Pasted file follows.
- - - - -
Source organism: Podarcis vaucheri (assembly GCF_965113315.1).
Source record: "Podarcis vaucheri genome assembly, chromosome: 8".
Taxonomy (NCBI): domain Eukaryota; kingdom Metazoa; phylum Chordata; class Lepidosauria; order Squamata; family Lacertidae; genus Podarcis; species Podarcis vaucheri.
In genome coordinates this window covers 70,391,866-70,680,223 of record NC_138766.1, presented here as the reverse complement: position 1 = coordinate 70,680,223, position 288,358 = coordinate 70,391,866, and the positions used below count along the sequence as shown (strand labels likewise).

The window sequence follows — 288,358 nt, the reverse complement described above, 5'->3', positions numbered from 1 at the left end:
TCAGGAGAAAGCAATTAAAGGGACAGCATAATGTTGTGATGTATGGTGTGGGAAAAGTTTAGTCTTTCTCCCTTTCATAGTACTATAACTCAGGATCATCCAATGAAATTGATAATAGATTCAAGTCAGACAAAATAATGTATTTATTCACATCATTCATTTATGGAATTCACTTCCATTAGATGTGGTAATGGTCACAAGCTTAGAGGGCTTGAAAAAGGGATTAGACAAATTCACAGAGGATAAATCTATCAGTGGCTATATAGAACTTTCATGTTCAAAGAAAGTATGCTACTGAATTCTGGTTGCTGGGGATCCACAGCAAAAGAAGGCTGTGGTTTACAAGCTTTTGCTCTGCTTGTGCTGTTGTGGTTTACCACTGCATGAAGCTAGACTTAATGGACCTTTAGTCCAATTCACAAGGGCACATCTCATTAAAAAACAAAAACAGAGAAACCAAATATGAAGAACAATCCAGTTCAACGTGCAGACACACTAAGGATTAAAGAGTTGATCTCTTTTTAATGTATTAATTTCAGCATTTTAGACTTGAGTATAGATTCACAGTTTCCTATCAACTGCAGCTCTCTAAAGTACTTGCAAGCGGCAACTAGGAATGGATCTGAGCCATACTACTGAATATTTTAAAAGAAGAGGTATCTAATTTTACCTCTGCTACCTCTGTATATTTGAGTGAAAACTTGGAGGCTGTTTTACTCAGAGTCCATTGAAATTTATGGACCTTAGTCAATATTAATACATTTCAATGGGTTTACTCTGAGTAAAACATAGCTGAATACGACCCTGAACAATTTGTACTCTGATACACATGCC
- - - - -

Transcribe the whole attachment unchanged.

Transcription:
Source organism: Podarcis vaucheri (assembly GCF_965113315.1).
Source record: "Podarcis vaucheri genome assembly, chromosome: 8".
Taxonomy (NCBI): domain Eukaryota; kingdom Metazoa; phylum Chordata; class Lepidosauria; order Squamata; family Lacertidae; genus Podarcis; species Podarcis vaucheri.
In genome coordinates this window covers 70,391,866-70,680,223 of record NC_138766.1, presented here as the reverse complement: position 1 = coordinate 70,680,223, position 288,358 = coordinate 70,391,866, and the positions used below count along the sequence as shown (strand labels likewise).

The window sequence follows — 288,358 nt, the reverse complement described above, 5'->3', positions numbered from 1 at the left end:
TCAGGAGAAAGCAATTAAAGGGACAGCATAATGTTGTGATGTATGGTGTGGGAAAAGTTTAGTCTTTCTCCCTTTCATAGTACTATAACTCAGGATCATCCAATGAAATTGATAATAGATTCAAGTCAGACAAAATAATGTATTTATTCACATCATTCATTTATGGAATTCACTTCCATTAGATGTGGTAATGGTCACAAGCTTAGAGGGCTTGAAAAAGGGATTAGACAAATTCACAGAGGATAAATCTATCAGTGGCTATATAGAACTTTCATGTTCAAAGAAAGTATGCTACTGAATTCTGGTTGCTGGGGATCCACAGCAAAAGAAGGCTGTGGTTTACAAGCTTTTGCTCTGCTTGTGCTGTTGTGGTTTACCACTGCATGAAGCTAGACTTAATGGACCTTTAGTCCAATTCACAAGGGCACATCTCATTAAAAAACAAAAACAGAGAAACCAAATATGAAGAACAATCCAGTTCAACGTGCAGACACACTAAGGATTAAAGAGTTGATCTCTTTTTAATGTATTAATTTCAGCATTTTAGACTTGAGTATAGATTCACAGTTTCCTATCAACTGCAGCTCTCTAAAGTACTTGCAAGCGGCAACTAGGAATGGATCTGAGCCATACTACTGAATATTTTAAAAGAAGAGGTATCTAATTTTACCTCTGCTACCTCTGTATATTTGAGTGAAAACTTGGAGGCTGTTTTACTCAGAGTCCATTGAAATTTATGGACCTTAGTCAATATTAATACATTTCAATGGGTTTACTCTGAGTAAAACATAGCTGAATACGACCCTGAACAATTTGTACTCTGATACACATGCC